Capping Prices of Face Masks- Maharashtra May Witness Severe Surgical Mask shortage crisis
“To avoid the crisis of masks shortage post Maharashtra Govt’s notification capping prices of face masks & to stop sub-standard & inferior quality masks flooding the market, ensuring high quality safe products reach the last mile
“To avoid the crisis of masks shortage post Maharashtra Govt’s notification capping prices of face masks & to stop sub-standard & inferior quality masks flooding the market, ensuring high quality safe products reach the last mile rural interiors, Mr. Rajiv Nath, Forum Coordinator, AiMeD in a meeting with the Maharashtra Govt requested for rational pricing & amendment of the notification ‘NO 2020/SI.No. 306/Aarogaya 5’ capping prices of face masks.”
”We are glad Maharashtra Govt. took the initiative to protect consumers by bringing in price caps after removal of price caps by the Central Govt. on Surgical Mask. The Maharashtra government’s intentions are good, as they seek to protect consumers and give them access to reasonably priced masks of standard and high quality. However, the mask prices that have been fixed need to be rational or good quality manufacturers will focus on sales in states other than Maharashtra.” Stated Mr. Rajiv Nath, Forum Coordinator, Association of Indian Medical Device Industry (AiMeD)
“The intention of regulations needs to be to discipline errant manufacturers & traders not to go overboard in creating a scenario whereby supply chains get disrupted creating shortages of standard quality goods leaving underfed markets to be exploited with sub standard low priced goods, resulting in more regulations. Now retailers will stop stocking Surgical & N95 Masks which provide higher protection against transmission of COVID-19 and instead push sales of reusable cotton mask which will have higher trade margin for them but provide less protection to public”, explained Mr. Nath.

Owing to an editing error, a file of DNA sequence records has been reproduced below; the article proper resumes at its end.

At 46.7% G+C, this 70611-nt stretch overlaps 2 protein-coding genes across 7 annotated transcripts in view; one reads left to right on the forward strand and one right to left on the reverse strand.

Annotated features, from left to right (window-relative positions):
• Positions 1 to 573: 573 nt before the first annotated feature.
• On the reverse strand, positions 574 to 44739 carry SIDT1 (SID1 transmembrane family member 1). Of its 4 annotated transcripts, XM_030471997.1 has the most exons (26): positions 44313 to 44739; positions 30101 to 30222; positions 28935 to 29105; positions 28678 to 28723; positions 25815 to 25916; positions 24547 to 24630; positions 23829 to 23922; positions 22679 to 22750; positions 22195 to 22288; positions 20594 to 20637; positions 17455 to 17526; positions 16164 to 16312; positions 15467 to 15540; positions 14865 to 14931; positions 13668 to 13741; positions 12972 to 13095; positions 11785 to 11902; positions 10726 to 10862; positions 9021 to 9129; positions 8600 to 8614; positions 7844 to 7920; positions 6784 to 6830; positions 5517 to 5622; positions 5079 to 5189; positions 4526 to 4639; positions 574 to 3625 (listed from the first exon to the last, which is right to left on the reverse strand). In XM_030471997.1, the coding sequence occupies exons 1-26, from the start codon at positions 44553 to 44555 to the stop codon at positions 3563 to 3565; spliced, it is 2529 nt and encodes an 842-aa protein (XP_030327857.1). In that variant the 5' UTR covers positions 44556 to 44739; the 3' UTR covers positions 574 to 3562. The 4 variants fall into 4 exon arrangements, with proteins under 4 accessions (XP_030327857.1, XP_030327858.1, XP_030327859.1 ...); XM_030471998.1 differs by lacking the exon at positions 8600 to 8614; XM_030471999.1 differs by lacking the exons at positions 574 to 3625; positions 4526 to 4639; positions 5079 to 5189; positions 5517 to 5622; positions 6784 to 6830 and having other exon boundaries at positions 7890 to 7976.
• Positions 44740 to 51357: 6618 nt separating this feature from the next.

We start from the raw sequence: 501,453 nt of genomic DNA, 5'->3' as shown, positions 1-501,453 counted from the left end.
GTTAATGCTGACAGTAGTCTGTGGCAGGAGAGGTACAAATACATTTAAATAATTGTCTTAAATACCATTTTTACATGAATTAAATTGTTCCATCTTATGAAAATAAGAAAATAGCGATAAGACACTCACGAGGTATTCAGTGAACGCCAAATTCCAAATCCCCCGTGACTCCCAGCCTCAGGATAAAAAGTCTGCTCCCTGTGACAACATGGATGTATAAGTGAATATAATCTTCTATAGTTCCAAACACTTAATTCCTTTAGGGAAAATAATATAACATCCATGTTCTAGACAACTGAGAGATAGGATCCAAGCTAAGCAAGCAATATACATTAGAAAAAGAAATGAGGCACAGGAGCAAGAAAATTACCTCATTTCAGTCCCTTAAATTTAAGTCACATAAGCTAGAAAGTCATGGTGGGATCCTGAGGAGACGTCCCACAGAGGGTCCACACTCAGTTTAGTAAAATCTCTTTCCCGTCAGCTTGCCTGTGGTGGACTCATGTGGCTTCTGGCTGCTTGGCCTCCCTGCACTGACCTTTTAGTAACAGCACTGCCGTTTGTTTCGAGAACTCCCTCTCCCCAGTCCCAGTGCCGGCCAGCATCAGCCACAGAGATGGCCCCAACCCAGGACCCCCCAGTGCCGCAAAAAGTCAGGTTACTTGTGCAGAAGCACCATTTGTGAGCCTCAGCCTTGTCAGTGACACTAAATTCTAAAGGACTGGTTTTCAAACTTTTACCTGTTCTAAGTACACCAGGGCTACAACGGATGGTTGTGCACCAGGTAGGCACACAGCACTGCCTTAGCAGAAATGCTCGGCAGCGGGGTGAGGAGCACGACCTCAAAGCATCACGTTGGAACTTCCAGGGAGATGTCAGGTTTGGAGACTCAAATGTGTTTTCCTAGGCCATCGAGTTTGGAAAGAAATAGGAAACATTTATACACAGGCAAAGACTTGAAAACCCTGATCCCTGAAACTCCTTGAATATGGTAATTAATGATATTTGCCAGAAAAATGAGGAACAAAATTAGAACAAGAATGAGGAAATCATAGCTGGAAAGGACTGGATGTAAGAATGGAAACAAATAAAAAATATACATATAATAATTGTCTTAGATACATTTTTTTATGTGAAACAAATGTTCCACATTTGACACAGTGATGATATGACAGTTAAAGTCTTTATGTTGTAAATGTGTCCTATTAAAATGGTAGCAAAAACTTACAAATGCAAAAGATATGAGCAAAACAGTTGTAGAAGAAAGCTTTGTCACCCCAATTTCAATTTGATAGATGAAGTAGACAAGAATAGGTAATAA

“Simple solution for masks is to keep price caps rational at 2-3 times of ex factory price – as for critical medical device to end profiteering not profits and for other medical devices to keep MRP at 2-4 times of ex factory / import landed price to end prevailing MRP of over 10-20 times of imports landed / ex factory price” Suggested Mr. Nath.
Manufacturers/ distributors / resellers may be asked to carry MRP data on invoice – both as – transaction value & MRP, so that trade margin details can be transparently evident enabling consumer protection” AiMeD stated in a letter to Maharashtra Govt.
Seek equivalence/ compliance of BIS Standards for minimal product acceptance and not 2 quality norms of an overseas American Standard like NiOSH to be over and above BIS Standard for regulatory purposes. Any manufacturer is free to aspire to make products to specific higher international Standards to prove quality on a voluntary basis but Indian regulators may not use these overseas Standards to define or limit access to Indian market if BIS Standards are available.
Mr. Nath discussed with the Maharashtra Govt. that the current 15% Manufacturing margin, 20% Retailer margin and 8% dealer margin provided by the Maharashtra Govt., if it’s net profit and only one dealer is involved in supply chain then it’s workable but seemingly Maharashtra Govt. has kept it as gross margin and not net margin and not kept provision of transportation, inventory carrying cost, credits sale cost, sales promotion costs etc at the distribution supply chain level and neither kept provision of 2-4 change of hands of distribution in supply chain within Maharashtra & 3-5 change of hands from outside of Maharashtra as large Manufacturers will possibly sell to a consignee agent, onto an area distributor, onto a dealer, onto a wholesaler / stockist & onto a retailer & then consumer / user .
The current DPCO defines only retailer margin & stockist margin but not of Manufacturer or of Consignee agent, or distributor or dealer so it only controls the trade margin at tail end of drug distribution but not entire supply chain for scheduled drugs.
“Our formula of 2-3 times covers whole supply chain from ex factory to retail and as price goes down by competition it will reflect in lower MRP too (including of GST), if both the MRP and transaction cost being invoiced is available on invoice as being done in Kerala, then there’s transparency; Maharashtra Govt’s MRP Cap excludes GST and keeps it extra.” Added Mr. Nath.
We are also writing to NPPA to consider our long standing request to cap MRP of all types of masks so that individual states need not seek price capping as if this is done by oversight at irrational levels it may deny access to standard quality product and defeats its very purpose.
“The Indian Medical Device manufacturers are more than hopeful that Maharashtra Govt. will look into the mask issue & take corrective action to provide rational pricing and help them manufacture high quality safe products which reach the last mile rural interiors.” Concluded Mr. Nath.